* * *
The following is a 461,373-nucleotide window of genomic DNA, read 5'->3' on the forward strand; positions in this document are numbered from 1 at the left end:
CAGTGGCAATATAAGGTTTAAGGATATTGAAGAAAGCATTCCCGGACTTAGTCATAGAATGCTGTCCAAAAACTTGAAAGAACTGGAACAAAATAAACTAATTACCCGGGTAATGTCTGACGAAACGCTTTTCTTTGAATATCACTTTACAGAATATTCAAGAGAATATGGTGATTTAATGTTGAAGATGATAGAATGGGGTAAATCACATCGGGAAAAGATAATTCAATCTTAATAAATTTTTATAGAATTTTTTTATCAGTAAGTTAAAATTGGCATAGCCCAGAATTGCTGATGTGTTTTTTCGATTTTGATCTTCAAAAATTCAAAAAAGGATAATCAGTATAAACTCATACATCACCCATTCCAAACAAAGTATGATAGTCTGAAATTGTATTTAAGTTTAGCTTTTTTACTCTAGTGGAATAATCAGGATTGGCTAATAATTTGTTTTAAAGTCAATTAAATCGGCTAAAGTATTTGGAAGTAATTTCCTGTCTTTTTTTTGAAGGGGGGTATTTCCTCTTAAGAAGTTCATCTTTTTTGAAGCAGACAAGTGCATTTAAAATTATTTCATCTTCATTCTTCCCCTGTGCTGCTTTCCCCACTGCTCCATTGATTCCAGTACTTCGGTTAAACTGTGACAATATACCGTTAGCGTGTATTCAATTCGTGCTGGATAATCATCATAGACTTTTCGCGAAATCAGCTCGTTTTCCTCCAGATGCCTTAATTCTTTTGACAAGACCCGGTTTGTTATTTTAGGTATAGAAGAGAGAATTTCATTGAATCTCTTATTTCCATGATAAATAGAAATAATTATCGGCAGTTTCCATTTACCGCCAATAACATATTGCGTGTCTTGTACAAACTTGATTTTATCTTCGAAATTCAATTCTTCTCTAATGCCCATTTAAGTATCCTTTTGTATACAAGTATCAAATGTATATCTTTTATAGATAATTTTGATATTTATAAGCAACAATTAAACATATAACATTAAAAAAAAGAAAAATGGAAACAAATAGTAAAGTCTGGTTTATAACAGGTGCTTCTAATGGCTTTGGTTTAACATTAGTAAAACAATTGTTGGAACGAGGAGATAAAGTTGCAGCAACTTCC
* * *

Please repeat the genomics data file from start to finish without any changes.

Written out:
The following is a 461,373-nucleotide window of genomic DNA, read 5'->3' on the forward strand; positions in this document are numbered from 1 at the left end:
CAGTGGCAATATAAGGTTTAAGGATATTGAAGAAAGCATTCCCGGACTTAGTCATAGAATGCTGTCCAAAAACTTGAAAGAACTGGAACAAAATAAACTAATTACCCGGGTAATGTCTGACGAAACGCTTTTCTTTGAATATCACTTTACAGAATATTCAAGAGAATATGGTGATTTAATGTTGAAGATGATAGAATGGGGTAAATCACATCGGGAAAAGATAATTCAATCTTAATAAATTTTTATAGAATTTTTTTATCAGTAAGTTAAAATTGGCATAGCCCAGAATTGCTGATGTGTTTTTTCGATTTTGATCTTCAAAAATTCAAAAAAGGATAATCAGTATAAACTCATACATCACCCATTCCAAACAAAGTATGATAGTCTGAAATTGTATTTAAGTTTAGCTTTTTTACTCTAGTGGAATAATCAGGATTGGCTAATAATTTGTTTTAAAGTCAATTAAATCGGCTAAAGTATTTGGAAGTAATTTCCTGTCTTTTTTTTGAAGGGGGGTATTTCCTCTTAAGAAGTTCATCTTTTTTGAAGCAGACAAGTGCATTTAAAATTATTTCATCTTCATTCTTCCCCTGTGCTGCTTTCCCCACTGCTCCATTGATTCCAGTACTTCGGTTAAACTGTGACAATATACCGTTAGCGTGTATTCAATTCGTGCTGGATAATCATCATAGACTTTTCGCGAAATCAGCTCGTTTTCCTCCAGATGCCTTAATTCTTTTGACAAGACCCGGTTTGTTATTTTAGGTATAGAAGAGAGAATTTCATTGAATCTCTTATTTCCATGATAAATAGAAATAATTATCGGCAGTTTCCATTTACCGCCAATAACATATTGCGTGTCTTGTACAAACTTGATTTTATCTTCGAAATTCAATTCTTCTCTAATGCCCATTTAAGTATCCTTTTGTATACAAGTATCAAATGTATATCTTTTATAGATAATTTTGATATTTATAAGCAACAATTAAACATATAACATTAAAAAAAAGAAAAATGGAAACAAATAGTAAAGTCTGGTTTATAACAGGTGCTTCTAATGGCTTTGGTTTAACATTAGTAAAACAATTGTTGGAACGAGGAGATAAAGTTGCAGCAACTTCC